Egalitarian policies and social determinants of health in bolivarian venezuela

Carles Muntaner, Joan Benach, María Victor, Edwin Ng, Haejoo Chung

Research output: Contribution to journalReview articlepeer-review

2 Citations (Scopus)


In 1999, newly-elected Venezuelan President Hugo Chávez initiated a far-reaching social movement as part of a political project known as the Bolivarian Revolution. Inspired by the democratic ideologies of Simón Bolívar, this movement was committed to reducing intractable inequalities that defined Venezuela's Fourth Republic (1958-1998). Given the ambitious scope of these reforms, Venezuela serves as an instructive example to understand the political context of social inequalities and population health. In this article, we provide a brief overview of the impact of egalitarian policies in Venezuela, stressing: (a) the socialist reforms and social class changes initiated by the Bolivarian Movement; (b) the impact of these reforms and changes on poverty and social determinants of health; (c) the sustainability of economic growth to continue pro-poor policies; and (d) the implications of egalitarian policies for other Latin American countries. The significance and implications of Chávez's achievements are now further underscored given his recent passing, leading one to ask whether political support for Bolivarianism will continue without its revolutionary leader.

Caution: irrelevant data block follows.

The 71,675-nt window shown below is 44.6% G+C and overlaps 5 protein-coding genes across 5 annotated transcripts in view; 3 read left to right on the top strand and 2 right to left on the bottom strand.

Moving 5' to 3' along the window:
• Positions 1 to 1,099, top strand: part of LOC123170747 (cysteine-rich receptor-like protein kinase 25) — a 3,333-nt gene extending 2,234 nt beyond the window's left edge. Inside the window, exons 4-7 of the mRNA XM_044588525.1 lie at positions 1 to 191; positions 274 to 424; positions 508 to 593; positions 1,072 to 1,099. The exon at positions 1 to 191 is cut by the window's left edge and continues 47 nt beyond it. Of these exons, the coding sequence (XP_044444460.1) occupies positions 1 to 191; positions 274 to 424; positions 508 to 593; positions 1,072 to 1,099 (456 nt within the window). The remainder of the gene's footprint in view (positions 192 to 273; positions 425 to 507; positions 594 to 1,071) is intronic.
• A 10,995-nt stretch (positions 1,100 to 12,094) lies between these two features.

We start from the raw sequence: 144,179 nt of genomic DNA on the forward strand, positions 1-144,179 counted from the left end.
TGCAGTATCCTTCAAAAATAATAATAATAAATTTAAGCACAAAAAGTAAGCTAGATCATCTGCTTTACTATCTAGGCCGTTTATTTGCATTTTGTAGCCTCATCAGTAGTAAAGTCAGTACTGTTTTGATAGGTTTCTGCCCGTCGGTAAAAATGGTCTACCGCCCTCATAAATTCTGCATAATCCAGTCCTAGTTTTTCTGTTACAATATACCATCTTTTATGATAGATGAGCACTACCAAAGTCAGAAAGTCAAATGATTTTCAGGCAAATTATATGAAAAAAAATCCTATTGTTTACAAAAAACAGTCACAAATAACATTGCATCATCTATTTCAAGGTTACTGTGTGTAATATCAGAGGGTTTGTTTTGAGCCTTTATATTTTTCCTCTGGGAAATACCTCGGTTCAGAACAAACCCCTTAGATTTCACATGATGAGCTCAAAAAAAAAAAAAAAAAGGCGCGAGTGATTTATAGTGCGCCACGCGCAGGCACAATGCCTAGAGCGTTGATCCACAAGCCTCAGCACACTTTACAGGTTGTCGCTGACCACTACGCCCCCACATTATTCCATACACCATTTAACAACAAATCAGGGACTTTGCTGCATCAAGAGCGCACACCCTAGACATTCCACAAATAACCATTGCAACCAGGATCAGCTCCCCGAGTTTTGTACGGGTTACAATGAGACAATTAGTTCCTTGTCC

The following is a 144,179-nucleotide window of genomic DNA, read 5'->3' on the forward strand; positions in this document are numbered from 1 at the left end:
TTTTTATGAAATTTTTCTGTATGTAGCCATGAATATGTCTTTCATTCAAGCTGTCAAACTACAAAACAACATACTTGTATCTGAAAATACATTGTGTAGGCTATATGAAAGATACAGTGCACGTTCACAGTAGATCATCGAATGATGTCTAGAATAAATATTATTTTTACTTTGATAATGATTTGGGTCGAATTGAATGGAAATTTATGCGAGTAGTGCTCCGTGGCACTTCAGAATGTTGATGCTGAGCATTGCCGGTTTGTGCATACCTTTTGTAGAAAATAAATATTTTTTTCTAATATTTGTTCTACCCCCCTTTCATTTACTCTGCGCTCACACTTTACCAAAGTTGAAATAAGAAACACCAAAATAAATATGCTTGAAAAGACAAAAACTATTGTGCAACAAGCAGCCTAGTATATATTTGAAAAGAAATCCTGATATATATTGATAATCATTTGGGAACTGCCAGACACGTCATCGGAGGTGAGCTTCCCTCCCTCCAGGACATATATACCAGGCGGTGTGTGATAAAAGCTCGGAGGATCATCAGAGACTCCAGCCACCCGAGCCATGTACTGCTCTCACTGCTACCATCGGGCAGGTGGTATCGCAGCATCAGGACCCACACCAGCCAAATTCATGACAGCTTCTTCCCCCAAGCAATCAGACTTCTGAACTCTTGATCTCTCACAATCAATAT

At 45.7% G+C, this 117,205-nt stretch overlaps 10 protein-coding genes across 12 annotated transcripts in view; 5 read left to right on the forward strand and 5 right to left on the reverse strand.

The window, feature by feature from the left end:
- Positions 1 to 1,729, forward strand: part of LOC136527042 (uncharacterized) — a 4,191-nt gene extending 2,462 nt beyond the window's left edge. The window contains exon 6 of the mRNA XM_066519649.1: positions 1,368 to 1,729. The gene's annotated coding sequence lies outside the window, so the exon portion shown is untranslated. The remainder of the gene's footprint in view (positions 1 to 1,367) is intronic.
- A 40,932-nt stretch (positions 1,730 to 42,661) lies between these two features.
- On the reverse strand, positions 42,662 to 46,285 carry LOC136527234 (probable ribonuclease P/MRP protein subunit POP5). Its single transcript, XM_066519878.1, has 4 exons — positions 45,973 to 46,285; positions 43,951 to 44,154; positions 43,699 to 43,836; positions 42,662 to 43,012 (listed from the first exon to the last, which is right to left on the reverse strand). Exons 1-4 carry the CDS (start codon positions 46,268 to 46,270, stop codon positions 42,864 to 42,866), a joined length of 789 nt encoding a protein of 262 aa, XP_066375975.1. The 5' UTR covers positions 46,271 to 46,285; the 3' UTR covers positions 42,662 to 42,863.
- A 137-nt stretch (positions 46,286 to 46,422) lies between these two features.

Original languageEnglish
Pages (from-to)537-549
Number of pages13
JournalInternational Journal of Health Services
Issue number3
Publication statusPublished - 2013 Jan 1

ASJC Scopus subject areas

  • Health Policy


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